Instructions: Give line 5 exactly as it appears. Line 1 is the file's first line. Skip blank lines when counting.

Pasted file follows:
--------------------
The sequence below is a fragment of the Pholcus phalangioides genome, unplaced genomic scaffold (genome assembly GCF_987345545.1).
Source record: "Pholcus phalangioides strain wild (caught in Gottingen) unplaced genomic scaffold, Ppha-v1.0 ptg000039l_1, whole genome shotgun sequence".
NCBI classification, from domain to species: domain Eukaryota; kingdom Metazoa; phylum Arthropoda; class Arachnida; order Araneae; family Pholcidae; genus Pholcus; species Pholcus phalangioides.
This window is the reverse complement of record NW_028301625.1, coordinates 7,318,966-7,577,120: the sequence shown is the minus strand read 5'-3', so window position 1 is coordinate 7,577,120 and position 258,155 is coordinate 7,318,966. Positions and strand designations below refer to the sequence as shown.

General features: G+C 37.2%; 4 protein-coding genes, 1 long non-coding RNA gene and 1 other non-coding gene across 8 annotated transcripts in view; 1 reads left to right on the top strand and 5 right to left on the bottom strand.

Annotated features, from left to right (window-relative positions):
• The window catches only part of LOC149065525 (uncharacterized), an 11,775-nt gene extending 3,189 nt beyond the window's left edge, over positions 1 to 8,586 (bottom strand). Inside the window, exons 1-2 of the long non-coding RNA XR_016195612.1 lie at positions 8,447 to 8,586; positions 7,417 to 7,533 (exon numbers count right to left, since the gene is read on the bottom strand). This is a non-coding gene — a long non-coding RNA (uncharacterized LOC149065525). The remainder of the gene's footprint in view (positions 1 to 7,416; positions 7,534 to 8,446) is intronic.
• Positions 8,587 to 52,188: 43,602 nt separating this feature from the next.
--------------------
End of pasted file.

General features: G+C 37.2%; 4 protein-coding genes, 1 long non-coding RNA gene and 1 other non-coding gene across 8 annotated transcripts in view; 1 reads left to right on the top strand and 5 right to left on the bottom strand.